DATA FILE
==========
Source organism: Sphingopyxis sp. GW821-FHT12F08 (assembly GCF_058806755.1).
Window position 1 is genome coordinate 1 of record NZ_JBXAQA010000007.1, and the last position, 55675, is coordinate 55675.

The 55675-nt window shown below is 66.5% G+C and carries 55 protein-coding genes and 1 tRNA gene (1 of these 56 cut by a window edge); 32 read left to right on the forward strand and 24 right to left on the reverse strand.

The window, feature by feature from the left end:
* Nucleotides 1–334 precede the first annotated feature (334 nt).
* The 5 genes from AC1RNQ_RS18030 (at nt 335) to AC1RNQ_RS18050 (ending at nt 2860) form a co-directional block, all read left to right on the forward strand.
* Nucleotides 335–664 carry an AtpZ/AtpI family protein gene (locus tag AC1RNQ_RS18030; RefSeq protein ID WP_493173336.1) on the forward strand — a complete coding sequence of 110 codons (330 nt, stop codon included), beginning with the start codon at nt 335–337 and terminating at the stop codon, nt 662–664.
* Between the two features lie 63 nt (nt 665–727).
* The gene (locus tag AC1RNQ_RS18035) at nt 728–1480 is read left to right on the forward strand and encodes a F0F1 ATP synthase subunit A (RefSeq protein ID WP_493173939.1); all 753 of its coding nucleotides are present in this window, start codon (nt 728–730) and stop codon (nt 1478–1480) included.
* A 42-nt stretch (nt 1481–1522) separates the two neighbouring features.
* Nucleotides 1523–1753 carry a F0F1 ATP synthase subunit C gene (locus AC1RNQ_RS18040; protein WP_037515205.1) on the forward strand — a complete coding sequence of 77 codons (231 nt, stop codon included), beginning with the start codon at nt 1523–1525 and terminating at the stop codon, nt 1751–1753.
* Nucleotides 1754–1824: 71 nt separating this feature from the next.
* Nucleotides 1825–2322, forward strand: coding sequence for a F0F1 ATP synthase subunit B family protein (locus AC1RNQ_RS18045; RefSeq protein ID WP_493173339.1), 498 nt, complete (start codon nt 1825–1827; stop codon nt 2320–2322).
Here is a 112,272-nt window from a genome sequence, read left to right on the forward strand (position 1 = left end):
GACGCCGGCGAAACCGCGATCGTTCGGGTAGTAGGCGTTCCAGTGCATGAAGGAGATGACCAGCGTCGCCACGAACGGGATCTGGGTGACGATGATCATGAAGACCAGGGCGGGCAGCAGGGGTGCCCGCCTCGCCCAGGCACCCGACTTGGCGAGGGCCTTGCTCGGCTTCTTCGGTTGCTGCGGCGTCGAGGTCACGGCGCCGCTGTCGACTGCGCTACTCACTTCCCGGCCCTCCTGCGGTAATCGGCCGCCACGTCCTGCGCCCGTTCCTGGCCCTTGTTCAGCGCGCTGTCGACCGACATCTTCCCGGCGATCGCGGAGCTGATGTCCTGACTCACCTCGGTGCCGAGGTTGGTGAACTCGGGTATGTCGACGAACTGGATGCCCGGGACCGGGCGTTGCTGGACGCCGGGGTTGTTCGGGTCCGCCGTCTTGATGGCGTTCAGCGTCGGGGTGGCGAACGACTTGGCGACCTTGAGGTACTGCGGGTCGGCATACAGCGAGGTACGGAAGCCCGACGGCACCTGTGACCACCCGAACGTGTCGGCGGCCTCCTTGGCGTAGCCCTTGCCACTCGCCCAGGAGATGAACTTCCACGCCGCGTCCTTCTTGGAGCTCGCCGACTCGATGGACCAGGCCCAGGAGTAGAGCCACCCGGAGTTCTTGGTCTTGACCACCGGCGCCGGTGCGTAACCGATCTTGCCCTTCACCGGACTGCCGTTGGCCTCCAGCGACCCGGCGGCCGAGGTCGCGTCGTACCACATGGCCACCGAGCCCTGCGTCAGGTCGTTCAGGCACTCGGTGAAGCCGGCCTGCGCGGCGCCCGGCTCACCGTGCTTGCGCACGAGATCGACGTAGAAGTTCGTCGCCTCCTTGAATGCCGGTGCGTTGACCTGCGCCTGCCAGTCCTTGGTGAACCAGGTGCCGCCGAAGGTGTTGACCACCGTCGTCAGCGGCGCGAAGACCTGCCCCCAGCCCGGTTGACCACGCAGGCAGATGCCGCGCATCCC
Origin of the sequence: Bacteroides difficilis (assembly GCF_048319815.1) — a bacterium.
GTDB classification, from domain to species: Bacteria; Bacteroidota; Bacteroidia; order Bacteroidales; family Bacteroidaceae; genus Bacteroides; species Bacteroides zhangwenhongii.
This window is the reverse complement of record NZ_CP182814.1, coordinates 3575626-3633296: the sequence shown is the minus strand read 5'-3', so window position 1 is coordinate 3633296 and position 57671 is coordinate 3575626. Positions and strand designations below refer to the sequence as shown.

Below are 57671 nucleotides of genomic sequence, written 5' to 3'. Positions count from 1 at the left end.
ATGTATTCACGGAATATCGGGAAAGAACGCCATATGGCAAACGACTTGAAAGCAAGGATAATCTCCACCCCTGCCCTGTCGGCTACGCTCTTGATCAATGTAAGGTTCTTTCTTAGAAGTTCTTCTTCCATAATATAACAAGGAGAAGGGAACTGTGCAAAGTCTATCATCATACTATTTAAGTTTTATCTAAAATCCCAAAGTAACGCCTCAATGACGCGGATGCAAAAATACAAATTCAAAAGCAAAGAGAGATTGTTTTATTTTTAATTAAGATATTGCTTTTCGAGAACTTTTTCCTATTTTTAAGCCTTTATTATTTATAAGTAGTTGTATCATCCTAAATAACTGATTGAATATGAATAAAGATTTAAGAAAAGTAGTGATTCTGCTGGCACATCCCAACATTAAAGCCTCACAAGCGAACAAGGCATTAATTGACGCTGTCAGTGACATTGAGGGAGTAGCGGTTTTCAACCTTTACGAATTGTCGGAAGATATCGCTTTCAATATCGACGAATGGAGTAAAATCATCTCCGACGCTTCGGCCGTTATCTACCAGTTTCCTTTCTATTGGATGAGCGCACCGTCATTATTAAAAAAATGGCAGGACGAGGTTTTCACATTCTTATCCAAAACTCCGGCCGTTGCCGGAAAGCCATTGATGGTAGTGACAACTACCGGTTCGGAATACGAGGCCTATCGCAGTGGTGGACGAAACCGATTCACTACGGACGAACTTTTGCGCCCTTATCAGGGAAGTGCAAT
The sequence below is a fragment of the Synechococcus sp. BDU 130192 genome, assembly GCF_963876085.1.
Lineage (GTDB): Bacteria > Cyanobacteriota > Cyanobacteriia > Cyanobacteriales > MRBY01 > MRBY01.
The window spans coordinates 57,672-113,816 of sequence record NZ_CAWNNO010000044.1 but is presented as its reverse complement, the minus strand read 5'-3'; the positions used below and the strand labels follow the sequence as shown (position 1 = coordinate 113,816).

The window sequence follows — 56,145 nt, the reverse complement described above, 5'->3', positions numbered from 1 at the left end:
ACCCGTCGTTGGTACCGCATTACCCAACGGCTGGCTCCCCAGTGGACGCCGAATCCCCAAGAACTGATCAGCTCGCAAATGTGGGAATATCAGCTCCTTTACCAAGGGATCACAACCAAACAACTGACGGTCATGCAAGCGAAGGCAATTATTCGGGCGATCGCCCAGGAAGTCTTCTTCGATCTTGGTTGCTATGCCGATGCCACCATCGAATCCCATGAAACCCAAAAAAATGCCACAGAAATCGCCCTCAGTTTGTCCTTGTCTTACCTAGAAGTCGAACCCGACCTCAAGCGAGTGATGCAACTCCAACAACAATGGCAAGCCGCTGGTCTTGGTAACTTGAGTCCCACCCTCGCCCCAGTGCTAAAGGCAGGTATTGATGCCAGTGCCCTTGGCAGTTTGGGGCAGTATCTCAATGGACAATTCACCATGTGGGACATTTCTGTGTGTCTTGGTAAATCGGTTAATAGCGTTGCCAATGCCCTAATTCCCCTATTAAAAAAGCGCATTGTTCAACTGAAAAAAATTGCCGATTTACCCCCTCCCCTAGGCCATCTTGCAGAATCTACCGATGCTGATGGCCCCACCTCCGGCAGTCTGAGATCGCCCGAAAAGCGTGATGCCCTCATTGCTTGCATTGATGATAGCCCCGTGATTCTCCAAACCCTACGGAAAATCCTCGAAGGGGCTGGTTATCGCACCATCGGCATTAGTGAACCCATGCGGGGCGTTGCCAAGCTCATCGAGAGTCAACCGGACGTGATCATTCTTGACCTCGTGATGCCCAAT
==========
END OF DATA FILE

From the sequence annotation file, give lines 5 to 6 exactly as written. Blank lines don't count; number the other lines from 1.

* Nucleotides 1–334 precede the first annotated feature (334 nt).
* The 5 genes from AC1RNQ_RS18030 (at nt 335) to AC1RNQ_RS18050 (ending at nt 2860) form a co-directional block, all read left to right on the forward strand.